From Colonel Timothy Danielson
Roxbury Camp [Mass.] 31 July 1775
“General Thomas has made known to your Petitioner That he has your Excellencys Order, to turn out from Quarters Capt. Ball and Company belonging to your Petitioners Regiment . . . in Order to accommodate One Mr Waters with a convenient House of Entertainment. . . . That the said Ball should be ousted of his Tenement he agreed with The Landlord for, to gratify a Dram Seller, when Thire are a Redundancy in This Camp (and your Excellency will indulge Me to say, in general are The Pest of The Army) grieves your Petitioner to his Heart.” He requests that the order be repealed.1
ADS, MHi: Artemas Ward Papers.
Timothy Danielson (1733–1791), a prosperous merchant from western Massachusetts, served for several years as chairman of the Hampshire County committee of correspondence and represented the town of Brimfield in all three Massachusetts provincial congresses. During the Lexington alarm he commanded eight militia companies, and in May 1775 he was commissioned colonel of a Massachusetts regiment. Danielson left the Continental army at the end of 1775 and subsequently served as a brigadier general in the Hampshire County militia and a member of the General Court.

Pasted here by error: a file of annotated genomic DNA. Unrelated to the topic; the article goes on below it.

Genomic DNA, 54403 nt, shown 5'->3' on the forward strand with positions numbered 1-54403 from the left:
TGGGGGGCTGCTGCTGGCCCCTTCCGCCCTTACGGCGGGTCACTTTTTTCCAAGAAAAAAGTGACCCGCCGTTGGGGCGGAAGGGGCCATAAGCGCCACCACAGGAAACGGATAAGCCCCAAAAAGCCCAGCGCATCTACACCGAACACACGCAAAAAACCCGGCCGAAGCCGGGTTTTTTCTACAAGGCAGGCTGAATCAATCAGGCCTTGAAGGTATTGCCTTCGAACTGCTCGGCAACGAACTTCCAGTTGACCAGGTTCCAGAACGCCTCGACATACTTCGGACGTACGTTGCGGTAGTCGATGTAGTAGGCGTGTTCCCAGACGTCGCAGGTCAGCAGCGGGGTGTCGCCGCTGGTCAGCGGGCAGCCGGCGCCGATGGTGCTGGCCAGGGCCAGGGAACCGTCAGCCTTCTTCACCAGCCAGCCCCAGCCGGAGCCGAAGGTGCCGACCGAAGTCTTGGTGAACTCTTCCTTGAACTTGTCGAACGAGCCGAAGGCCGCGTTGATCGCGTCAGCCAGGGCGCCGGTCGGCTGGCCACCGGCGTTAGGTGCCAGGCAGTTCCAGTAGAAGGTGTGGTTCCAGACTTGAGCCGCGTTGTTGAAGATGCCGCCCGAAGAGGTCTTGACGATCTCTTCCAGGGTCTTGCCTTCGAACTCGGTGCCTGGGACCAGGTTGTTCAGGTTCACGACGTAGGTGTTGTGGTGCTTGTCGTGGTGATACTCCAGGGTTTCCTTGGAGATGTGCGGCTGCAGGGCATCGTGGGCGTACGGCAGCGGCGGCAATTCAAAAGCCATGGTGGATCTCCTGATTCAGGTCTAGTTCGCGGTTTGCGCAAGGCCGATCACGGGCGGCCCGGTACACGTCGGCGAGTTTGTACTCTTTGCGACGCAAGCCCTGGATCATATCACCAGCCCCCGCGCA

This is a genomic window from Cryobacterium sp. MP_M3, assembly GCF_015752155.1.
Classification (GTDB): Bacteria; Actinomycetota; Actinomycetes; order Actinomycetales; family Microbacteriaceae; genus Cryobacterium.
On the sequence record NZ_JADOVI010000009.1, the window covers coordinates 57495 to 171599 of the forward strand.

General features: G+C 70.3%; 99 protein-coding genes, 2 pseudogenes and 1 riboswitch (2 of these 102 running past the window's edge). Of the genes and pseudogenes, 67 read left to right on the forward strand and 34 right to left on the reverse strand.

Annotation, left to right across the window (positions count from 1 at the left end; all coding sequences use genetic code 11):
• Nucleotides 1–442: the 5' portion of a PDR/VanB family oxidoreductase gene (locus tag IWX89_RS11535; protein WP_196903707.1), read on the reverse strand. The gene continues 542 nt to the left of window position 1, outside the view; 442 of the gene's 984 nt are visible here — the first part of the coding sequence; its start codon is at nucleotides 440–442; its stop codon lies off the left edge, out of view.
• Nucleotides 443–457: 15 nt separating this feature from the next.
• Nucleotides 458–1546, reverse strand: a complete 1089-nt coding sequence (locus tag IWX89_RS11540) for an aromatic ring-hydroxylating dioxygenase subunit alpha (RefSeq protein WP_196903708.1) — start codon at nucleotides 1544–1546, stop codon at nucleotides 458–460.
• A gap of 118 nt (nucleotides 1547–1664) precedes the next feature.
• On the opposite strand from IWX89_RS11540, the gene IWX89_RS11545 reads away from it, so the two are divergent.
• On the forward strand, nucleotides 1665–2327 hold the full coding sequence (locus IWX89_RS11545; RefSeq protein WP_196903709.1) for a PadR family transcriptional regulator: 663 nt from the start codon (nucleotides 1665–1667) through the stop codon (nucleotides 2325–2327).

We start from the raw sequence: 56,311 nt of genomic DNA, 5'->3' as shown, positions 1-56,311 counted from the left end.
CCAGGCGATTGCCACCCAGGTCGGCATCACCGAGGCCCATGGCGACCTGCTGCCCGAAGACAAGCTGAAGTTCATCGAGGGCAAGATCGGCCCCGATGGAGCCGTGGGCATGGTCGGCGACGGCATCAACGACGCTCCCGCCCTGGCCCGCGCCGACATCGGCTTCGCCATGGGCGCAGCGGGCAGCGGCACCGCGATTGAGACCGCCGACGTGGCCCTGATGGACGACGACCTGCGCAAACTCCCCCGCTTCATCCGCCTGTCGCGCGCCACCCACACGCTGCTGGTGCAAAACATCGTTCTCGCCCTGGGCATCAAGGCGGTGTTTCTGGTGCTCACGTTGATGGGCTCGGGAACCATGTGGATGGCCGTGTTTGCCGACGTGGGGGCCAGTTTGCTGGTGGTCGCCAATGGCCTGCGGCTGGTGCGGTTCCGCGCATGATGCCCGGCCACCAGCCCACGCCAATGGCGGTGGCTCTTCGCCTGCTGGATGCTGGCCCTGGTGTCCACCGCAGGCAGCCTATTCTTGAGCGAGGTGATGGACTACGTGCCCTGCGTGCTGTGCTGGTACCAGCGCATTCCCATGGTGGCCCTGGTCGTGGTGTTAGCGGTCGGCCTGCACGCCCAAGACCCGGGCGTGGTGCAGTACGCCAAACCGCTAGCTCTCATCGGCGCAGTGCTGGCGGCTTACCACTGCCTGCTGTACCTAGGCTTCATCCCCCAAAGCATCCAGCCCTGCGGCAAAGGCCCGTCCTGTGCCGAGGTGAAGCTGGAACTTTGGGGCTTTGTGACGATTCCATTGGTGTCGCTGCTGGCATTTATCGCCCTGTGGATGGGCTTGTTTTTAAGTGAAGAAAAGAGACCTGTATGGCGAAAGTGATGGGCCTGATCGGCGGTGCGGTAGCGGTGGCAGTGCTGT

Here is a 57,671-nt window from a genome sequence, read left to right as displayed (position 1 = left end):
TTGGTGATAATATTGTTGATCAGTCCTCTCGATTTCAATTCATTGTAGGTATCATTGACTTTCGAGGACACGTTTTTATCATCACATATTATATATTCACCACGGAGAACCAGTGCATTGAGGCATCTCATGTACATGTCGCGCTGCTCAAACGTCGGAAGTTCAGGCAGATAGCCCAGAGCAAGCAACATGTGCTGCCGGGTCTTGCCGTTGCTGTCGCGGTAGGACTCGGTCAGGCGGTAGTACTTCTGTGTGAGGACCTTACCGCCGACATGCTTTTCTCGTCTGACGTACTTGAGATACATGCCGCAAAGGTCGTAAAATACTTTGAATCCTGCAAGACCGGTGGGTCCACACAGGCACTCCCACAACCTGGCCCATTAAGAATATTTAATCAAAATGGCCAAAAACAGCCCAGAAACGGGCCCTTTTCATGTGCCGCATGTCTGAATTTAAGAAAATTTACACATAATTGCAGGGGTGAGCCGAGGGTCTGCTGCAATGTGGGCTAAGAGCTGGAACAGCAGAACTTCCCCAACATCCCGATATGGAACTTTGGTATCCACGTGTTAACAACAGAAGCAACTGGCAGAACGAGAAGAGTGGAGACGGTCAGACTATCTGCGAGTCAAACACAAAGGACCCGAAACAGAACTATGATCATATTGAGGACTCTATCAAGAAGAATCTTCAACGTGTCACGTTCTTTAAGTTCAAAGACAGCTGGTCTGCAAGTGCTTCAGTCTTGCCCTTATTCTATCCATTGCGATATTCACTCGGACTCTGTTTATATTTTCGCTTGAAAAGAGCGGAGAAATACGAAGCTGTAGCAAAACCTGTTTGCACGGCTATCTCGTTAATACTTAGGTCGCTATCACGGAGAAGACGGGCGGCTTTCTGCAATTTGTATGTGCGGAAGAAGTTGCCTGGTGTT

1. Joseph Reed wrote on 15 July to Brig. Gen. John Thomas: “Collo. [Joseph] Trumbull applied to the General last Evening in Behalf of some Person who wants a House which some of your Soldiers occupy; to keep a Tavern—The General has directed me to let you know that he refers the Matter wholly to you—& if no Objections appear to you, it may be complied with. . . . Collo. Trumbull will furnish such Tents as may be necessary for the Men who remove in Consequence of any Directions you may give herein” (DLC:GW). Lebbeus Ball joined Danielson’s regiment as a captain in May 1775. He was promoted to major in November 1777 and resigned from the army in October 1780.